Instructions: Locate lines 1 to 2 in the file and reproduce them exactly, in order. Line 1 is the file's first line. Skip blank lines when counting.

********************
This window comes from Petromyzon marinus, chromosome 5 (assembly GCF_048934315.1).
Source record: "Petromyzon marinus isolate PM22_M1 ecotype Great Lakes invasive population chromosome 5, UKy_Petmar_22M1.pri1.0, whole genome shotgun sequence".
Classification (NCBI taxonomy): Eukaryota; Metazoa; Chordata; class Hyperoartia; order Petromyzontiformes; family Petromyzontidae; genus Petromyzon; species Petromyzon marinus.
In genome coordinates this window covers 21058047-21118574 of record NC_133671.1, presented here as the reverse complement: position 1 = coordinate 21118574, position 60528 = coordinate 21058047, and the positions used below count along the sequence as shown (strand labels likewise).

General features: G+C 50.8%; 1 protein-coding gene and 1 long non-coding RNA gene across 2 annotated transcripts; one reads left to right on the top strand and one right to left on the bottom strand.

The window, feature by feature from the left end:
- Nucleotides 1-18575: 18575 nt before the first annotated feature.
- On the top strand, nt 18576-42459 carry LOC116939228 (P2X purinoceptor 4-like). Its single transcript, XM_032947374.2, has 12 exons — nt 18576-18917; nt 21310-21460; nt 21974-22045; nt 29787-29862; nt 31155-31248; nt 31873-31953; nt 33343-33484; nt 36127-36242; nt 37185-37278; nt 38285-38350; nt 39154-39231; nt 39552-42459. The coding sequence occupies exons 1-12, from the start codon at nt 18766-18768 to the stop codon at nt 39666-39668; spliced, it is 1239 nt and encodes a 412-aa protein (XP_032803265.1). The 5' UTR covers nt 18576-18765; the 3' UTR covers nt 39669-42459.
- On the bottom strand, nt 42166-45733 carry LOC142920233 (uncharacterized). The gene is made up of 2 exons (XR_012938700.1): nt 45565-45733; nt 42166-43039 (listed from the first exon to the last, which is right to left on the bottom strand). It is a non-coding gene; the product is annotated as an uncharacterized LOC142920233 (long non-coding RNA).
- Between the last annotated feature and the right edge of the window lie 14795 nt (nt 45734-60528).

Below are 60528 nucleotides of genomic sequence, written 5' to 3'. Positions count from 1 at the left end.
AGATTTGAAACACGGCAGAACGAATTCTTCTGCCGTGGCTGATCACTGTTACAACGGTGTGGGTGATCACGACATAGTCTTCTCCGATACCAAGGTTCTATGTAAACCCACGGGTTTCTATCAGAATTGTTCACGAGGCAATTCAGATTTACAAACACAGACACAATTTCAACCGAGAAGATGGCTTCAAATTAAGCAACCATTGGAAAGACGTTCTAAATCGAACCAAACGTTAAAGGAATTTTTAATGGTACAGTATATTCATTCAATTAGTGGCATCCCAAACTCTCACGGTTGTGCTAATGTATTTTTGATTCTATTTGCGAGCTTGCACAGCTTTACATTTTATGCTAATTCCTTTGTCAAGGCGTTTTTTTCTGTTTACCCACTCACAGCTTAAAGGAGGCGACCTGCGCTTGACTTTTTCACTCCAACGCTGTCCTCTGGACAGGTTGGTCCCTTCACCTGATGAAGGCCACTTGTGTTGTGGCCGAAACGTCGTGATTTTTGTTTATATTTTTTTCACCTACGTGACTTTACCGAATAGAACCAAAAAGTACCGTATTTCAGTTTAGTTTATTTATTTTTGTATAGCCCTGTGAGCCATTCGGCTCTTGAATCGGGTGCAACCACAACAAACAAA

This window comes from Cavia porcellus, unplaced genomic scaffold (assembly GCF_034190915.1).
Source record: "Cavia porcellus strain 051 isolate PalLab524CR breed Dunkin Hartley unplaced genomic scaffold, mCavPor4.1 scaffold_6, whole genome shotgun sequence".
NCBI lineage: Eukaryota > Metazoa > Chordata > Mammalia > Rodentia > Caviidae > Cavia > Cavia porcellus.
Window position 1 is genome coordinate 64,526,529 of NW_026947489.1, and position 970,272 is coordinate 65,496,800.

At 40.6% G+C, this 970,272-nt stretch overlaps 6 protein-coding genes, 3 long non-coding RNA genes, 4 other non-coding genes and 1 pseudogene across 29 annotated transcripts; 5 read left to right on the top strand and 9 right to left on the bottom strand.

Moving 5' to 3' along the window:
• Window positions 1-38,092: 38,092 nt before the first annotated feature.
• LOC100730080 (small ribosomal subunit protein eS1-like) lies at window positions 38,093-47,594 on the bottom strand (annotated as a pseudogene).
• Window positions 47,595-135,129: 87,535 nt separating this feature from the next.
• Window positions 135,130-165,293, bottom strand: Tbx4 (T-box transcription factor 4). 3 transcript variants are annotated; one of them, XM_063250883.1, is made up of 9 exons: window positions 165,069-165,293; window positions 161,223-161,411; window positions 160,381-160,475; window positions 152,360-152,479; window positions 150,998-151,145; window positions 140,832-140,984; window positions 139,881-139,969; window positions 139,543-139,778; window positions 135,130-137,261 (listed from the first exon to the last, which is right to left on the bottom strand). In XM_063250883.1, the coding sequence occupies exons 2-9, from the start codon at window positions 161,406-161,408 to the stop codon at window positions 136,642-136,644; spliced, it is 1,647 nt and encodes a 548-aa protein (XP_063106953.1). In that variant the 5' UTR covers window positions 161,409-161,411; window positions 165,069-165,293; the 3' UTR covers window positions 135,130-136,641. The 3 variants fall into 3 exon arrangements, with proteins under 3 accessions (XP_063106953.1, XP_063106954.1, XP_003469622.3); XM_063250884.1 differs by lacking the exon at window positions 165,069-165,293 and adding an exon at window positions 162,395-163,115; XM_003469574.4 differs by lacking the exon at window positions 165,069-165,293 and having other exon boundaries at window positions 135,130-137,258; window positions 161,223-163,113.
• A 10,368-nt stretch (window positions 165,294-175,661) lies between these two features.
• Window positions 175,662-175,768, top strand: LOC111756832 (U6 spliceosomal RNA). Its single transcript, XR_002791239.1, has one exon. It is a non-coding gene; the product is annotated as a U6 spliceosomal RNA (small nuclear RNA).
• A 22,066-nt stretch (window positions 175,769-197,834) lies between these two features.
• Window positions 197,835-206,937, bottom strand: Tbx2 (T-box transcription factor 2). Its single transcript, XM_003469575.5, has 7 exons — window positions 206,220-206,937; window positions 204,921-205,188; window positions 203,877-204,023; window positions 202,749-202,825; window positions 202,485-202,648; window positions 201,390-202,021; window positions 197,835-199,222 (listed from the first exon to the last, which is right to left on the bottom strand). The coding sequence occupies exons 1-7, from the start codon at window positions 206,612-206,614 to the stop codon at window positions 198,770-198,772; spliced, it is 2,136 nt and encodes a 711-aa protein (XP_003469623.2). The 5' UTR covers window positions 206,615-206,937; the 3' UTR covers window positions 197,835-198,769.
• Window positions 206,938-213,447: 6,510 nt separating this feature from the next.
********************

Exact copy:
This window comes from Petromyzon marinus, chromosome 5 (assembly GCF_048934315.1).
Source record: "Petromyzon marinus isolate PM22_M1 ecotype Great Lakes invasive population chromosome 5, UKy_Petmar_22M1.pri1.0, whole genome shotgun sequence".